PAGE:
`Party' doesn't do its characters any favors
By JUDE SEYMOUR
Scene Movie Critic
"The Anniversary Party," the directorial debuts of actors Alan Cumming ("Get Carter") and Jennifer Jason Leigh ("Single White Female"), is a voyeuristic peek inside a couple's sixth wedding anniversary party. Invited are cross-sections of Hollywood's petty, narcissistic and self-absorbed breeds posing as caring friends.
Over the course of two hours, the pool of invited guests manages to deconstruct one another before even attempting to rebuild their own narrow-minded existences.
The personalities stew in their self-constructed depression for such duration that their words become trite and their characterizations worth none of the audience's empathy. In the end, each character is most memorable for the potential that existed within themselves that they never bothered to explore.
"Anniversary Party," shot entirely on digital video, reports the story of Joe (Cumming), a novelist, and Sally (Leigh), an actress. They invite their closest friends over to celebrate their sixth wedding anniversary, even if the last year has been tumultuous (they spent time away from each other in separate countries).
Their choices for invites are more political than friendly. Joe invites Skye (Gwyneth Paltrow) over because he wants her to play the female lead in his directorial debut (an adaptation of his latest novel). He also invites the neighbors over, Ryan (Denis O'Hare) and Monica (Mina Badie), to assuage the current tensions over Sally's barking dog and to avoid a possible lawsuit. The rest of the ensemble cast is filled out by the likes of Kevin Kline, John C. Reilly, Parker Posey and Jennifer Beals.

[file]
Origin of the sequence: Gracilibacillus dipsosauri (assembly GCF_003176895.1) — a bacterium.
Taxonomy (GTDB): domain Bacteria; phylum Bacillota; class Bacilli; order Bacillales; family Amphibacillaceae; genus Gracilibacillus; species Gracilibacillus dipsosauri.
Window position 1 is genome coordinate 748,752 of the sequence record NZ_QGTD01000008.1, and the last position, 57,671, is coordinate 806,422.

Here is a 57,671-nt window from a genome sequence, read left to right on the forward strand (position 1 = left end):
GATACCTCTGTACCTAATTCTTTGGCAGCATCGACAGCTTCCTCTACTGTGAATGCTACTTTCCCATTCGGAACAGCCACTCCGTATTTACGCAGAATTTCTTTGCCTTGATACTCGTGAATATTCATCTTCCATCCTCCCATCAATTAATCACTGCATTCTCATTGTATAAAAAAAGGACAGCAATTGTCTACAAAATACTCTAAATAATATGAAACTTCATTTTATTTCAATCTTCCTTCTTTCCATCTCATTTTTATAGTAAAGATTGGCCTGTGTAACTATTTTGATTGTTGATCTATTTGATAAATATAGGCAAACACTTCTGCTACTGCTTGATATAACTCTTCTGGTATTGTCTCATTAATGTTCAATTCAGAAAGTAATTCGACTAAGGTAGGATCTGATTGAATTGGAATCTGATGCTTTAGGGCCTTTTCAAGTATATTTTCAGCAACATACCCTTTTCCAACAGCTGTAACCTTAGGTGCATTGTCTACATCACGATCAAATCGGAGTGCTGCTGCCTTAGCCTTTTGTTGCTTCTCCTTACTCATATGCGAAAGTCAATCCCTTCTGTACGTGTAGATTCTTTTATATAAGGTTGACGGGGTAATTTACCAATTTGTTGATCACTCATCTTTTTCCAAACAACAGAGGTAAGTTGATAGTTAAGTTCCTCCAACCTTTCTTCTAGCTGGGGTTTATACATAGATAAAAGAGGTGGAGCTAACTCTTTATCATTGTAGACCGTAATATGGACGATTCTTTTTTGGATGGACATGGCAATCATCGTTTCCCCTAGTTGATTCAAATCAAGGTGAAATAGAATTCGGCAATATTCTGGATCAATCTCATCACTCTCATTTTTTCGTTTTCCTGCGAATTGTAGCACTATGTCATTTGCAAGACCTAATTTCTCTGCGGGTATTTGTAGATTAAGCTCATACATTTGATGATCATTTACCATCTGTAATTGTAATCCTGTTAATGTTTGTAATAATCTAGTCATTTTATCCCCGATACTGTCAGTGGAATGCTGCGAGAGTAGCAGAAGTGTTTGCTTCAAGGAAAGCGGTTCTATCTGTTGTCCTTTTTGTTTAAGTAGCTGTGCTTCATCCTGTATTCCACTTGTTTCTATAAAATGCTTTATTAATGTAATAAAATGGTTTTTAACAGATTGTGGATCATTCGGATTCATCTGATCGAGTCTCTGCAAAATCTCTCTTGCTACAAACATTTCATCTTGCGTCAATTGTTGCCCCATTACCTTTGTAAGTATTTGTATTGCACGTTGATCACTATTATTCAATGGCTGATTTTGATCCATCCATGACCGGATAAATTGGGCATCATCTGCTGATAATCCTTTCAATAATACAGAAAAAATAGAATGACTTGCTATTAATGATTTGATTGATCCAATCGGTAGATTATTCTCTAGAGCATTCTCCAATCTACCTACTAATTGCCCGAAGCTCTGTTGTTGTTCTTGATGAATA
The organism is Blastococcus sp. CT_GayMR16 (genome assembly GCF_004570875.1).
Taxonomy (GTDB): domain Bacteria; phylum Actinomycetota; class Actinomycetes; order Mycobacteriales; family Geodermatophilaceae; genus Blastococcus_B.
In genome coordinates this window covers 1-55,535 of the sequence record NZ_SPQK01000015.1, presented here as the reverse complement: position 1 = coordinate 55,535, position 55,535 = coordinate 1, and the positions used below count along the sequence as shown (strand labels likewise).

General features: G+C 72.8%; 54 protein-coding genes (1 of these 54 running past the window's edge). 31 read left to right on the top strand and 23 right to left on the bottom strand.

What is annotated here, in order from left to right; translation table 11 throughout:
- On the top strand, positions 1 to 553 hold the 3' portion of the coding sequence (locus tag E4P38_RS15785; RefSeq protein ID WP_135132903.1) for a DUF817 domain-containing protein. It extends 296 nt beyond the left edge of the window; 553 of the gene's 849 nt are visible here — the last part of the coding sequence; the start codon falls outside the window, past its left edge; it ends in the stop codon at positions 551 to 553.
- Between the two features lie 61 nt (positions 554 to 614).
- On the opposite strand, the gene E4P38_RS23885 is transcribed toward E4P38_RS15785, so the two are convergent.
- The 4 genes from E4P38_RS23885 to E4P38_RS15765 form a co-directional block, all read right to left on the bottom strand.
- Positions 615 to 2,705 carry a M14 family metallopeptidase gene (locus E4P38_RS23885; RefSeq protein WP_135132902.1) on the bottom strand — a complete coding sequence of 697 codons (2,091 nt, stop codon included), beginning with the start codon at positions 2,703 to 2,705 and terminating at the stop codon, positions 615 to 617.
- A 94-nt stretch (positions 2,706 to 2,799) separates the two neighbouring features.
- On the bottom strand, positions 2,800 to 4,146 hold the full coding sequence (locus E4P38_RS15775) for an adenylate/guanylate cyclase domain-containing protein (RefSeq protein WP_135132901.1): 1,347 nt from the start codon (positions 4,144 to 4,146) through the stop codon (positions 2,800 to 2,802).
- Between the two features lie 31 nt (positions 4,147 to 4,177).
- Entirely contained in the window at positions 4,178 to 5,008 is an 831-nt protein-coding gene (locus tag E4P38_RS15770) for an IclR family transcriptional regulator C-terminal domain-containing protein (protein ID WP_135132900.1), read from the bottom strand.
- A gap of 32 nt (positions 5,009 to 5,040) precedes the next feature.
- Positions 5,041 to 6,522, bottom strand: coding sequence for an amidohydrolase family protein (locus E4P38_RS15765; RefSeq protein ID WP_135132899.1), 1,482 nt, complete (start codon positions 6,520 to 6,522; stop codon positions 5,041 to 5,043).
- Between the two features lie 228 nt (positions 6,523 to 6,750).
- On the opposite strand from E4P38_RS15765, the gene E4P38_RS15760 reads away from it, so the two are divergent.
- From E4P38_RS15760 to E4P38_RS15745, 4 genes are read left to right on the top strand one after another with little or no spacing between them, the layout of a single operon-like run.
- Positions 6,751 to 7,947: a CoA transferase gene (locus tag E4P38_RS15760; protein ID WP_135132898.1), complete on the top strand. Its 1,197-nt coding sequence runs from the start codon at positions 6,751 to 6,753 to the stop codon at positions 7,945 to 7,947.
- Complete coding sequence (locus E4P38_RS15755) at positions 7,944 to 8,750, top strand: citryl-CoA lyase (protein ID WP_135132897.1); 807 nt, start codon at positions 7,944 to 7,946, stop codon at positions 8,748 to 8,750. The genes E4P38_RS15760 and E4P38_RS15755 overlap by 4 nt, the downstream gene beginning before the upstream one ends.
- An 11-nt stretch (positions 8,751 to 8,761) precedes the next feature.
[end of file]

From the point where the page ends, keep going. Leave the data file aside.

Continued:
As the party begins to wind down, Skye produces her gift: 16 doses of the drug ecstasy. If the alcohol had not already loosened tensions, Joe sees this as an opportunity for the group to become even more carefree with themselves and with each other.
Unfortunately, the drugs seem to have the reverse effect: For the last half of the film, we witness brutally honest confrontations. Joe and Sally confront their fears of abandonment and of having children. Mac (Reilly) and Cal (Kline) realize Sally's constant detachment while acting is ruining the success of their movie. And Sally affronts her jealousy toward Gina (Beals), a former lover of Joe's.
The intention of "The Anniversary Party" is to cut away the fleshy insecurities of these Hollywood friends and expose the bones of their true nature, hoping that the audience will applaud the movie for its tough method of eliciting true feelings.
This theme, to expose the "fakeness" of people immersed in Hollywood, comes from a personal insight of Leigh and Cumming, using their debut as directors to speak their minds on issues that they felt were prevalent given their experience as actors.
With certain stories, they succeed admirably. Joe and Sally's confrontation, in the midst of an ecstasy excursion and a dog search, plays as extremely personal. They finally address all the issues that had been lurking just beneath the surface. Sally's issues include her rejection over not being cast in Joe's new movie and her fear that children will ruin her career. Joe's uncertainties lie in his sexual curiosities and consequent marital infidelity, his giant ego and a possible drug addiction. The array of issues in such a short period of time is dizzying to the viewer, leaving the audience surveying the wreckage of emotions long after the movie has moved onto another issue.
The scenes between Joe and Sally are where most of the film's character depth and emotions lie. Then again, it's no surprise that Cumming and Leigh are able to reveal such depth: Their characters are the movie embodiment of their real life personas.
Unfortunately for its audience, "The Anniversary Party" does not develop the rest of its ensemble in the same manner. The directors, therefore, shed no new insight on Hollywood's "fake" breed and present no solutions to overcome the pettiness of the movie star bunch. This, conjoined with the film's overall depressing tone, made its conclusion feel empty and lackluster.
After the events that transpired at the World Trade Center on Sept. 11, audiences now crave films that engage and promote the goodness of the human spirit, films that will offer some hope for the future. Watching movie stars bicker and bellow horrific insults at each other is, at this juncture, terribly shortsighted. -Two and a half shamrocks (out of five)
Contact Jude Seymour at email@example.com.
All Scene Stories for Thursday, September 27, 2001